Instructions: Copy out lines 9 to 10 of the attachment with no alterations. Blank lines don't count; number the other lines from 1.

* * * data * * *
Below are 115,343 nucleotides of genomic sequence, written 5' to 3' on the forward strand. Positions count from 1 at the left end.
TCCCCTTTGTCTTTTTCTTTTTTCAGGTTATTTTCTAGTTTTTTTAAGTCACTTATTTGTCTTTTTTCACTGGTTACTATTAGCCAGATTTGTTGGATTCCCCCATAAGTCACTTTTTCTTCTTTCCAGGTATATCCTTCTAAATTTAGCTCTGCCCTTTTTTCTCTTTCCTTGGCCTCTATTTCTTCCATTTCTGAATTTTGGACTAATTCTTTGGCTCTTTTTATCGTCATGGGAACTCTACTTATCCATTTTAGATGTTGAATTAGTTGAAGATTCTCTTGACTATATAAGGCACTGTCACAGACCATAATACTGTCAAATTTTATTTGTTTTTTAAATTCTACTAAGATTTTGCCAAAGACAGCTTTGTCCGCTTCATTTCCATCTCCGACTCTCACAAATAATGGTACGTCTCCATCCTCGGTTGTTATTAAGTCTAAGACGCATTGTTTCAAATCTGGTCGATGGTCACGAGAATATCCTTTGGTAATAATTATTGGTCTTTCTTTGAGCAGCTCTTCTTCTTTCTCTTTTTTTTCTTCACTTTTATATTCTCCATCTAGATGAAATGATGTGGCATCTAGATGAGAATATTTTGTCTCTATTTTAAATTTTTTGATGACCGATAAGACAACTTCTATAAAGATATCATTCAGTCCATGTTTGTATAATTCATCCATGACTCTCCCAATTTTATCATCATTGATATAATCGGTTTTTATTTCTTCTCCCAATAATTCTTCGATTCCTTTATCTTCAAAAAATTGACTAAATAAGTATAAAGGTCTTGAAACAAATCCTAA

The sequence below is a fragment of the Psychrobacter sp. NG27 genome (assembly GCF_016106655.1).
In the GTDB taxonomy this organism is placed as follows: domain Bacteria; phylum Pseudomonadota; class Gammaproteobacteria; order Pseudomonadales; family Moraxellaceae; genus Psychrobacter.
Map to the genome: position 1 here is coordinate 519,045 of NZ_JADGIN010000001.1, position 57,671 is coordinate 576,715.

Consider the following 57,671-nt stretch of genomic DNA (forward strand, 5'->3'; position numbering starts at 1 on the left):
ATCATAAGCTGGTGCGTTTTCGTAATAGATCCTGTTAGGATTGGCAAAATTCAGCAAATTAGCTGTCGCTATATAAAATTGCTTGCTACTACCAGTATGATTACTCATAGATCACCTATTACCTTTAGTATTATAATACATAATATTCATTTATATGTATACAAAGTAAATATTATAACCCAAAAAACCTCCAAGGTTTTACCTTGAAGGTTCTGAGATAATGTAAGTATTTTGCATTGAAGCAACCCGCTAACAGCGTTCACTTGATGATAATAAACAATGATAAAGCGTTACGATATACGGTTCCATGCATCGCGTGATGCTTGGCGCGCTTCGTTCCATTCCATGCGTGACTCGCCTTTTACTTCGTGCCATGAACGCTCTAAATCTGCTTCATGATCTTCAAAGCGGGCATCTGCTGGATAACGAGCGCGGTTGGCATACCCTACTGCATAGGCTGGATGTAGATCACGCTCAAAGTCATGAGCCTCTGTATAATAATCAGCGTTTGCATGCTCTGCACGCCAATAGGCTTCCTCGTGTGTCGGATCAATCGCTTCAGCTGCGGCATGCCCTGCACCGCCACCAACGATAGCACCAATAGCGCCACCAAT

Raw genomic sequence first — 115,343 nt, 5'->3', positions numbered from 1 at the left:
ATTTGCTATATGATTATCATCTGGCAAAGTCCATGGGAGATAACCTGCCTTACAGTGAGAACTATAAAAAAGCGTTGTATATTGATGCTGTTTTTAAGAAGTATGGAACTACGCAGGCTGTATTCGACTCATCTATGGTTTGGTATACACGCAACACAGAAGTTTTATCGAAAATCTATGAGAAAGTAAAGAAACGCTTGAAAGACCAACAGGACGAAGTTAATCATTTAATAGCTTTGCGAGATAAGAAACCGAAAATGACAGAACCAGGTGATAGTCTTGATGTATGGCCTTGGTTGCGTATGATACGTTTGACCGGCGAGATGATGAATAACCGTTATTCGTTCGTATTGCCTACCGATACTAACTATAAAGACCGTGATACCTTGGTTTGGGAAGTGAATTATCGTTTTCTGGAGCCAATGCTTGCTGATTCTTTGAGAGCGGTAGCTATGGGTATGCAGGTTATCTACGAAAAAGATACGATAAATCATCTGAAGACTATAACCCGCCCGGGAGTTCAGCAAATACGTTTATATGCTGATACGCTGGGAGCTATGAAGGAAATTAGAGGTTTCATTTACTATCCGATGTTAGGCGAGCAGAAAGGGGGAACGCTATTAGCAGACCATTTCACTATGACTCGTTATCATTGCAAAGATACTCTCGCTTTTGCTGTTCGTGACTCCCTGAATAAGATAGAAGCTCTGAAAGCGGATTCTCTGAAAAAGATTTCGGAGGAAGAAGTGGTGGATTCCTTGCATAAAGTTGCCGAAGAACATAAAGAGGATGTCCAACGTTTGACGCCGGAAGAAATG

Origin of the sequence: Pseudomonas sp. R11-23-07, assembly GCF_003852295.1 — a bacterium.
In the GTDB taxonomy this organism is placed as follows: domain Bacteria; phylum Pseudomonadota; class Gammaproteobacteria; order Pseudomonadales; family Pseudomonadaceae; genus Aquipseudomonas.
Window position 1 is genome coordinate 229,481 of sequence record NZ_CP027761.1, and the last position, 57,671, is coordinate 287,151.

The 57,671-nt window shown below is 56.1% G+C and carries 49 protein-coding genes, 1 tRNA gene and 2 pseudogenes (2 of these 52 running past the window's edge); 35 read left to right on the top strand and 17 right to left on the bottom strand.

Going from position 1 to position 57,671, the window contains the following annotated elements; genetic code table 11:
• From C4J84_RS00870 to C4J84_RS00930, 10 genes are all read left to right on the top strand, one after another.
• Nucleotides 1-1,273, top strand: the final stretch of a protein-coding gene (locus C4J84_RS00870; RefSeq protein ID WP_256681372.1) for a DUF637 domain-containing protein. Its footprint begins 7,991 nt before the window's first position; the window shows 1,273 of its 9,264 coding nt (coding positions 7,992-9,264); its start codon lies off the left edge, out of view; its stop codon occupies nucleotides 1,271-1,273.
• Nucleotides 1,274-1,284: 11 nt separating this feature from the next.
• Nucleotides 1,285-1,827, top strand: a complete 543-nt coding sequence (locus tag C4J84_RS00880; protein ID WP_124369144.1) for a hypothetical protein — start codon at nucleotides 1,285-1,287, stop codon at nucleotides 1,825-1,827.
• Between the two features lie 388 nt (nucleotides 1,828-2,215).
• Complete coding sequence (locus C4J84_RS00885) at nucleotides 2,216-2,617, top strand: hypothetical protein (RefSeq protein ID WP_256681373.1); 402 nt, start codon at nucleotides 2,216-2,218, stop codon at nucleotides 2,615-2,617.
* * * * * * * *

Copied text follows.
ATTTGCTATATGATTATCATCTGGCAAAGTCCATGGGAGATAACCTGCCTTACAGTGAGAACTATAAAAAAGCGTTGTATATTGATGCTGTTTTTAAGAAGTATGGAACTACGCAGGCTGTATTCGACTCATCTATGGTTTGGTATACACGCAACACAGAAGTTTTATCGAAAATCTATGAGAAAGTAAAGAAACGCTTGAAAGACCAACAGGACGAAGTTAATCATTTAATAGCTTTGCGAGATAAGAAACCGAAAATGACAGAACCAGGTGATAGTCTTGATGTATGGCCTTGGTTGCGTATGATACGTTTGACCGGCGAGATGATGAATAACCGTTATTCGTTCGTATTGCCTACCGATACTAACTATAAAGACCGTGATACCTTGGTTTGGGAAGTGAATTATCGTTTTCTGGAGCCAATGCTTGCTGATTCTTTGAGAGCGGTAGCTATGGGTATGCAGGTTATCTACGAAAAAGATACGATAAATCATCTGAAGACTATAACCCGCCCGGGAGTTCAGCAAATACGTTTATATGCTGATACGCTGGGAGCTATGAAGGAAATTAGAGGTTTCATTTACTATCCGATGTTAGGCGAGCAGAAAGGGGGAACGCTATTAGCAGACCATTTCACTATGACTCGTTATCATTGCAAAGATACTCTCGCTTTTGCTGTTCGTGACTCCCTGAATAAGATAGAAGCTCTGAAAGCGGATTCTCTGAAAAAGATTTCGGAGGAAGAAGTGGTGGATTCCTTGCATAAAGTTGCCGAAGAACATAAAGAGGATGTCCAACGTTTGACGCCGGAAGAAATG

Origin of the sequence: Pseudomonas sp. R11-23-07, assembly GCF_003852295.1 — a bacterium.